Many thanks for this beauty to our friend Jean-Luc
Rachmaninov wrote four concerti for the instrument, but the middle two are by far the best known (and best loved) of the four. For many years, the 2nd Piano Concerto, largely thanks to its “Full Moon and Empty Arms” theme in the final movement, was more popular with audiences and listeners than the 3rd. But, thanks largely to the dramatized travails of the Australian pianist David Helfgott in the movie “Shine,” the race, as it were, is much closer. The 3rd definitely places much higher technical demands on the soloist.
# Composer: Sergeji Rachmaninov
# Performer: Byron Janis
# Orchestra: London Symphony Orchestra
# Conductor: Antal Dorati
# Vinyl (1961)
# Number of Discs: 1
# Format: Flac
# Label: Mercury
# DR-Analysis: DR 13
# Size: 1.46 GB
# Scan: yes
# Server: FileFactory
Byron Janis, at his prime (as he is in these performances), was one of the finest pianists of his generation. (If the latest generation of classical music listeners is unfamiliar with his abilities, it certainly isn’t due to the magnificent support that the Mercury label provided for him through most of those years. More likely, the unfamiliarity is due to a very steep decline in his concertizing activities once he was stricken with psoriatic arthritis in the early ’70s.) A prodigious technician, Janis was also able to infuse his playing with finely-honed lyricism when called for; he was definitely not a subscriber to today’s “Bang Bang” (or “Clang Clang” if you will) school of pianism. (Interestingly, he was the first private student that Vladimir Horowitz took on [and Horowitz only had a few such students]. While he undoubtedly learned well from Horowitz, I believe that his ability to combine technical prowess with lyricism was innate.)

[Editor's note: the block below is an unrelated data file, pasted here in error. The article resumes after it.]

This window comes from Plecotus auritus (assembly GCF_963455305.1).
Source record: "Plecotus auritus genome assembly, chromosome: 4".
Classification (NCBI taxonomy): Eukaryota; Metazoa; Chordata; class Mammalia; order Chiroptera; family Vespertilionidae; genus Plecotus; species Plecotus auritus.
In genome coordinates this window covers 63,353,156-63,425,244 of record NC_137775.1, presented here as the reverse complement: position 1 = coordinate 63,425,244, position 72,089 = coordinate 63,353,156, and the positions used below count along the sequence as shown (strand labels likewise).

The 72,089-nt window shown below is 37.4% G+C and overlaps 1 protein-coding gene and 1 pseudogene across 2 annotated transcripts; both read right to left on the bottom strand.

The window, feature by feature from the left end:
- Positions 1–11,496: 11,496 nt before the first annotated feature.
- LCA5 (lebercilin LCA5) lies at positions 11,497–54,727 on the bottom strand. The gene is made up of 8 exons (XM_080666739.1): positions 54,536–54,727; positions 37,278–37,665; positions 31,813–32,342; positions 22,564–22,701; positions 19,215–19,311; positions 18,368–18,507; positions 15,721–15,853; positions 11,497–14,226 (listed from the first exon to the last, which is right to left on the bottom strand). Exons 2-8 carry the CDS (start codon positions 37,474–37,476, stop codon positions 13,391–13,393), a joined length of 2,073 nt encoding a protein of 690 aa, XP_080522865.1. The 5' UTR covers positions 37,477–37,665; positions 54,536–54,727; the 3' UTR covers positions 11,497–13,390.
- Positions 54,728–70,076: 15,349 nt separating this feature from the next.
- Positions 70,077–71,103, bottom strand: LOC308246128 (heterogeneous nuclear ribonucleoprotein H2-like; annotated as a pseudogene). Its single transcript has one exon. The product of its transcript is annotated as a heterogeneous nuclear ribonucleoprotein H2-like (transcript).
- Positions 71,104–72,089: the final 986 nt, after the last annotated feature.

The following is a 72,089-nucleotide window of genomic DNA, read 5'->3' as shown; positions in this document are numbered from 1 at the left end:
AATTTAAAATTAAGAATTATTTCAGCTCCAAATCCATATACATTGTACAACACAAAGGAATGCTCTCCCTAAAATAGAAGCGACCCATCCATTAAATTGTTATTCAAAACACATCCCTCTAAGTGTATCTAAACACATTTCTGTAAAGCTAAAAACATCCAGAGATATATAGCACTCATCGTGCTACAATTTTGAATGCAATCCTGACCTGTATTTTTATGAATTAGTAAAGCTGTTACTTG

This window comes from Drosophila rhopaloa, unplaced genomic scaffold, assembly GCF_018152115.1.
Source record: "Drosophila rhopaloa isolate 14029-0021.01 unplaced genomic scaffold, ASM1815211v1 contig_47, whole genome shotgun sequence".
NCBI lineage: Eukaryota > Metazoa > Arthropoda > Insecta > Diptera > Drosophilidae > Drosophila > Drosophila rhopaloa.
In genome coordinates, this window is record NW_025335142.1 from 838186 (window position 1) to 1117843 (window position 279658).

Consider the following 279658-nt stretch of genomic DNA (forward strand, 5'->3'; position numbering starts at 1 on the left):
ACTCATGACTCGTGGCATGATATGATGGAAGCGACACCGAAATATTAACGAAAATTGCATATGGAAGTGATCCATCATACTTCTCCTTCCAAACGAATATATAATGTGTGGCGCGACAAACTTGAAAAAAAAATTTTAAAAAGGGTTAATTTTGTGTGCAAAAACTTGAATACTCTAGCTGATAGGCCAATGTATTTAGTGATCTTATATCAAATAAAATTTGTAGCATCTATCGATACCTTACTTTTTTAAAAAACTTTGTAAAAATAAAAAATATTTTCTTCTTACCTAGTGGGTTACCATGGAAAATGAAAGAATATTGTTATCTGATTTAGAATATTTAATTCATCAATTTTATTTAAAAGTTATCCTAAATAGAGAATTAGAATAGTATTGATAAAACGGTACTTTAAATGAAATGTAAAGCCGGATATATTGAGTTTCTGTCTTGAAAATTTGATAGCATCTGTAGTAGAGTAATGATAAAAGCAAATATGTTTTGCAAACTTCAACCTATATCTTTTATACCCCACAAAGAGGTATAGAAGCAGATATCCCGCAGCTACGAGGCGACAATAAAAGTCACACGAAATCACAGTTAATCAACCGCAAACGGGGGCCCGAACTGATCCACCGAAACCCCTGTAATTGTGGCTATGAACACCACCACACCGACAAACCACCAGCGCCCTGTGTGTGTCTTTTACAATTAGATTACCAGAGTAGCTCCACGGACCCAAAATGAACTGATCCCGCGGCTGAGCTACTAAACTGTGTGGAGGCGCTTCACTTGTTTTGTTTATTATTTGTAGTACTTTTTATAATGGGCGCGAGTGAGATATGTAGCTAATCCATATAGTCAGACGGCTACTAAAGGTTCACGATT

Analyzed folder: /192k Rachmaninov – Piano Concerto No. 3 – Byron Janis
DR Peak RMS Filename
DR13 -1.03 dB -18.99 dB A Piano Concerto No. 3, In D Minor, Op. 30 – Allegro Non Tanto.wav
DR13 -4.82 dB -22.62 dB B1 Piano Concerto No. 3, In D Minor, Op. 30 – Intermezzo – Adagio.wav
DR13 -1.84 dB -19.35 dB B2 Piano Concerto No. 3, In D Minor, Op. 30 – Finale – Alla Breve.wav
Number of files: 3
Official DR value: DR13
- Composed By – Rachmaninov
- Conductor – Antal Dorati
- Design [Cover Design] – George Maas
- Orchestra – London Symphony Orchestra, The
- Photography By – Henry Ries
- Piano – Byron Janis
- Producer [Recording Director] – Wilma Cozart
- Recording Supervisor [Musical Director] – Harold Lawrence
- Sleeve Notes – Henry Jaques
- Technician [Associate Technical Supervisor] – Robert Eberenz
- Technician [Technical Supervisor] – C. R. Fine
- Transferred By [Film-To-Lacquer-Transfer], Lacquer Cut By – George Piros
- RCM: Okki Nokki (L’art du son, Clearaudio’s Diamond Cleaner)
- TT: Vintage (1982) Yamaha PX-3
- Cartridge: Sumiko Black Bird
Cartridge: Audio Technica AT 33 E MC
- Phono amp: Pro-Ject Phono Box RS
- ADC/DAC: RME Fireface UC
- Pre Amp: Vintage (1979) Luxman L-55A
- Finals: Opera Consonance 9.9 Mono (Tube)
- Speakers: Dali Helikon 400
- Connections: MIT Terminator, Audioquest Emerald, Audioquest Quartz
If You hear some clicks and pops here and there, Who cares?
Id rather have a few light anomalies instead of destroying the music.
Enjoy the music, not the ticks & pops.
I tend more and more, in the last time, to de-click with an automatic setting between 0.7 and 1.2 so you can say, my rips are like half rough rips.
- Software: iZotope RX 4 Advanced, Adobe Audition CS 5.5, Twisted Wave 1.9
- Very light de-clicking with iZotope, significant clicks manually removing, no de-noising
- DR-Analisys before converting to Flac
- Converting Wave -> Flac: Twisted Wave 1.9
- Artwork: Sony Alpha 350, Epson Perfection V750 Pro, Photoshop CS 5.5
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I reinvest all donations in maintenance of my rig, for purchasing cleaning solutions and, most important of all, purchasing of new vinyls.
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